Stacks Image 2013
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The Conwell and Lee Family Tree

Conwell Family Ancestor
Lydia Conwell (1785-1875)
4th Great Grandmother
The Donald Scott Lee Conwell Family Pedigree
Donald Scott Lee  (1945)
Wendell Orie Lee  (1922-1999)
Orie Finiae Lee (1896-1984)
Great Grandmother
2nd Great Grandfather
Wiliam Thomas Ricord (1839-1921)
3rd Great Grandfather
James Ashbury Ricord. (1817-Unknown)
4 Great Grandmother
Lydia Conwell. (1785-1875)
Conwell Family Ancestors and Genealogy
4th Great Grandmother
Lydia Conwell (1785-1875)
Lydia Conwell married Samuel Records (1783-1858) in Seaford, Sussex, Delaware in 1805. Lydia’s father was William Conwell.
5th Great Grandfather
William Conwell¹ (1760-1831)
William Conwell married Nancy Ann King (1764-1799) in Sussex, Delaware in 1784. William’s father was William Fisher Conwell.
6th Great Grandfather
William Fisher Conwell (1732-1782)
William Fisher Conwell married Rebecca Claypoole (1713-1779) in Philadelphia, Pennsylvania in 1752. William’s father was Lt. John Conwell.
7th Great Grandfather
Lt. John Conwell² (1699-1782)
Lt. John Conwell married Comfort Claypoole (1713-1779) in Milford, Sussex, Delaware in 1730. John’s father was Yeates Conwell.
8th Great Grandfather
Yeates Conwell³ (1660-1727)
Yeates Conwell married Rebekah Fisher (1665-1747) in Cape, Sussex, Delaware in 1685. Yeate’s father was Francis Conwell.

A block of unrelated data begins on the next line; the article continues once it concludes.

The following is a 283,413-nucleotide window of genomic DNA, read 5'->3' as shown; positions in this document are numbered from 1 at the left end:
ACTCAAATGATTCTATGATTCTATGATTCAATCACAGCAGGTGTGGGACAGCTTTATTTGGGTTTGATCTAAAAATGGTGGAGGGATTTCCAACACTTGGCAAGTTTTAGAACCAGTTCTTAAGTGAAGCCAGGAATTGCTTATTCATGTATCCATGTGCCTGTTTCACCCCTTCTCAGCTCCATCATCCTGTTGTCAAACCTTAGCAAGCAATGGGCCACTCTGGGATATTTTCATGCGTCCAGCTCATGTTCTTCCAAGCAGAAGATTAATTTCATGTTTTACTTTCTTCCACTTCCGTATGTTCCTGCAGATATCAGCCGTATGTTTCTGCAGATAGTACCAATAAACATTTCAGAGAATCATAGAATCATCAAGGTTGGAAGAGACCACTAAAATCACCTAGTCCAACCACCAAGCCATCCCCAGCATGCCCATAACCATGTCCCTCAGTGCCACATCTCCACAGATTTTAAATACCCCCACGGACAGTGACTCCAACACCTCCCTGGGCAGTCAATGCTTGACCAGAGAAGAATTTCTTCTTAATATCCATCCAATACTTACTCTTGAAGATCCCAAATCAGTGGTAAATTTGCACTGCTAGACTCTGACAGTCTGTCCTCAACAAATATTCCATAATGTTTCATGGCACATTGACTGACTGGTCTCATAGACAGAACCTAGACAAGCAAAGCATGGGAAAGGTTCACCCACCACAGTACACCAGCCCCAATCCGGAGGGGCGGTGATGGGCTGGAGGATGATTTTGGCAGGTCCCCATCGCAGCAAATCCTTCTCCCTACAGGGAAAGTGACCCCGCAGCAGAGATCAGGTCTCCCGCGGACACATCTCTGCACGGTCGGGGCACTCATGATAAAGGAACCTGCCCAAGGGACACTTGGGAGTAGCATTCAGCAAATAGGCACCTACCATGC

9th Great Grandfather
Francis Conwell (1638 or 1645-1691)⁴
Francis Conwell married Mary Yeates (1638-1691 in England in 1638.  Francis’ father was William Conwell.
10th Great Grandfather
William Conwell (1615-1676)
William Conwell married Mary F. Swan? (1618-Unknown) in New England about 1639.  William’s father was William Conwell.
The Conwell Family’, by Oliver D. Conwell, Pittsburgh, PA.
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Captain William Conwell - Died 1820
This Captain William Conwell was born c. 1749 and died in 1820.
Stacks Image 1805
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The Conwells and the Claypooles
The Conwell family of colonial days was closely connected with the Claypoole family of England, descendants of John Claypoole, knighted by King James I in 1604. His descendants, James Claypoole, of the fifth generation, landed in Philadelphia in 1683 and Norton, his brother, arrived in Lewes, Delaware in 1678. Three of Norton Claypoole’s granddaughters were connected by marriage with Yeates Conwell’s three sons. Comfort Claypoole married Lt. John Conwell. Rachel Claypoole married his younger brother, Elias Conwell. Elizabeth Claypoole married William Conwell’s eldest son Thomas.

Read more on this at The Conwell Family by Oliver D. Conwell, 1918.
Lieutenant John Conwell
7th Great Grandfather
Stacks Image 1848
The pioneers of the Conwell family in America consisted of Yeates Conwell and Rebekah his wife. The vessel on which they came from Europe entered Delaware Bay on April 15, 1699 and anchored at Reedy Island. They landed in Delaware, a few miles west of the town of Lewes and settled in Broadkiln Neck in Sussex County. These facts are recorded in the Conwell family bible. Tradition says that their second son, Lieutenant John Conwell, was born on the vessel in the bay the day before they landed.